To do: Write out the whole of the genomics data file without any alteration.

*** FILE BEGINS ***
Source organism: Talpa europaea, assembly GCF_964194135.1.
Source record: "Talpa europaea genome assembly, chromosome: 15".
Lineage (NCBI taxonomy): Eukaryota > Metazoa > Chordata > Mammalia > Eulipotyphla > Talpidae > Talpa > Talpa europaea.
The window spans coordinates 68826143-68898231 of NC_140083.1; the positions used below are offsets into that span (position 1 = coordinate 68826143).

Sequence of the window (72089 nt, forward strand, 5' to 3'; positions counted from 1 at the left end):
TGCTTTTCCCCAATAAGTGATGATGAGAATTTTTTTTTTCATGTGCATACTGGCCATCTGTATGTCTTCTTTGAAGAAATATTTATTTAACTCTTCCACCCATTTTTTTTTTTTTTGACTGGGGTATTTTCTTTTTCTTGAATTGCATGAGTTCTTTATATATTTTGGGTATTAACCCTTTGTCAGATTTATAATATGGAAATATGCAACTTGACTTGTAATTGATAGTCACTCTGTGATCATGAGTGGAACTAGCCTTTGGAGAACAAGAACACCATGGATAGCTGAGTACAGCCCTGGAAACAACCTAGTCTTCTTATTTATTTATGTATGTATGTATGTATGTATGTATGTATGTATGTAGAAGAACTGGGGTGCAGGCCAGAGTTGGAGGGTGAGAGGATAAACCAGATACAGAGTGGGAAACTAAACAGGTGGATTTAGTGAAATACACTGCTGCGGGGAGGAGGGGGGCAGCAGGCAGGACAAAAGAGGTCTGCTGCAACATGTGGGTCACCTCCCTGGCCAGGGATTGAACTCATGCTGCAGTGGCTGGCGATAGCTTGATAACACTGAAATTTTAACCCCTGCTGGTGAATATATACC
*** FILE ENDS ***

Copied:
Source organism: Talpa europaea, assembly GCF_964194135.1.
Source record: "Talpa europaea genome assembly, chromosome: 15".
Lineage (NCBI taxonomy): Eukaryota > Metazoa > Chordata > Mammalia > Eulipotyphla > Talpidae > Talpa > Talpa europaea.
The window spans coordinates 68826143-68898231 of NC_140083.1; the positions used below are offsets into that span (position 1 = coordinate 68826143).

Sequence of the window (72089 nt, forward strand, 5' to 3'; positions counted from 1 at the left end):
TGCTTTTCCCCAATAAGTGATGATGAGAATTTTTTTTTTCATGTGCATACTGGCCATCTGTATGTCTTCTTTGAAGAAATATTTATTTAACTCTTCCACCCATTTTTTTTTTTTTTGACTGGGGTATTTTCTTTTTCTTGAATTGCATGAGTTCTTTATATATTTTGGGTATTAACCCTTTGTCAGATTTATAATATGGAAATATGCAACTTGACTTGTAATTGATAGTCACTCTGTGATCATGAGTGGAACTAGCCTTTGGAGAACAAGAACACCATGGATAGCTGAGTACAGCCCTGGAAACAACCTAGTCTTCTTATTTATTTATGTATGTATGTATGTATGTATGTATGTATGTATGTAGAAGAACTGGGGTGCAGGCCAGAGTTGGAGGGTGAGAGGATAAACCAGATACAGAGTGGGAAACTAAACAGGTGGATTTAGTGAAATACACTGCTGCGGGGAGGAGGGGGGCAGCAGGCAGGACAAAAGAGGTCTGCTGCAACATGTGGGTCACCTCCCTGGCCAGGGATTGAACTCATGCTGCAGTGGCTGGCGATAGCTTGATAACACTGAAATTTTAACCCCTGCTGGTGAATATATACC